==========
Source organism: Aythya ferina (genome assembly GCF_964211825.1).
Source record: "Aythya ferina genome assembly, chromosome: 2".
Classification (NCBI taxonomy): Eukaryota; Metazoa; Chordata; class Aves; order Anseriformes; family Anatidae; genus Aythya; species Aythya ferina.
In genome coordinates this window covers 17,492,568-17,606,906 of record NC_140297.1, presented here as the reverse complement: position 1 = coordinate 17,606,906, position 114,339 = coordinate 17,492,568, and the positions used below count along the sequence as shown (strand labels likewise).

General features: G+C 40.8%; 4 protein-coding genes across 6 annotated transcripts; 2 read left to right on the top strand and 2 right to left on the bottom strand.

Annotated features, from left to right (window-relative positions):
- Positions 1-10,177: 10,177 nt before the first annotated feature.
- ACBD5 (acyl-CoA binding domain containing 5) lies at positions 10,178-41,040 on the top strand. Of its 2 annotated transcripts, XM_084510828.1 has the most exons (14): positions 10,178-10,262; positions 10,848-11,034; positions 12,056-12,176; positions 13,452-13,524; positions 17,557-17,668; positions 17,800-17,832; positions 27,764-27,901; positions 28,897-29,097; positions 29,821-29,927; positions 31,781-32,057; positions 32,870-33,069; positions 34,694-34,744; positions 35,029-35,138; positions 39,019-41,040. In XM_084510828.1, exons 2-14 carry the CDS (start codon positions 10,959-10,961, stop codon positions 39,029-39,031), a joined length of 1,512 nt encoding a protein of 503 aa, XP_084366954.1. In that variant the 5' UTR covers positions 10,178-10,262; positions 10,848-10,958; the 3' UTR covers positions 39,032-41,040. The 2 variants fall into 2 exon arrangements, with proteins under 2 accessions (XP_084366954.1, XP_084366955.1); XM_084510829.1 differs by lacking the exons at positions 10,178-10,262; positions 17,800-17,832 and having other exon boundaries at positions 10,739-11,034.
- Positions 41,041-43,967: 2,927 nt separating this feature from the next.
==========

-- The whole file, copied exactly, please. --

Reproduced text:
Source organism: Aythya ferina (genome assembly GCF_964211825.1).
Source record: "Aythya ferina genome assembly, chromosome: 2".
Classification (NCBI taxonomy): Eukaryota; Metazoa; Chordata; class Aves; order Anseriformes; family Anatidae; genus Aythya; species Aythya ferina.
In genome coordinates this window covers 17,492,568-17,606,906 of record NC_140297.1, presented here as the reverse complement: position 1 = coordinate 17,606,906, position 114,339 = coordinate 17,492,568, and the positions used below count along the sequence as shown (strand labels likewise).

General features: G+C 40.8%; 4 protein-coding genes across 6 annotated transcripts; 2 read left to right on the top strand and 2 right to left on the bottom strand.

Annotated features, from left to right (window-relative positions):
- Positions 1-10,177: 10,177 nt before the first annotated feature.
- ACBD5 (acyl-CoA binding domain containing 5) lies at positions 10,178-41,040 on the top strand. Of its 2 annotated transcripts, XM_084510828.1 has the most exons (14): positions 10,178-10,262; positions 10,848-11,034; positions 12,056-12,176; positions 13,452-13,524; positions 17,557-17,668; positions 17,800-17,832; positions 27,764-27,901; positions 28,897-29,097; positions 29,821-29,927; positions 31,781-32,057; positions 32,870-33,069; positions 34,694-34,744; positions 35,029-35,138; positions 39,019-41,040. In XM_084510828.1, exons 2-14 carry the CDS (start codon positions 10,959-10,961, stop codon positions 39,029-39,031), a joined length of 1,512 nt encoding a protein of 503 aa, XP_084366954.1. In that variant the 5' UTR covers positions 10,178-10,262; positions 10,848-10,958; the 3' UTR covers positions 39,032-41,040. The 2 variants fall into 2 exon arrangements, with proteins under 2 accessions (XP_084366954.1, XP_084366955.1); XM_084510829.1 differs by lacking the exons at positions 10,178-10,262; positions 17,800-17,832 and having other exon boundaries at positions 10,739-11,034.
- Positions 41,041-43,967: 2,927 nt separating this feature from the next.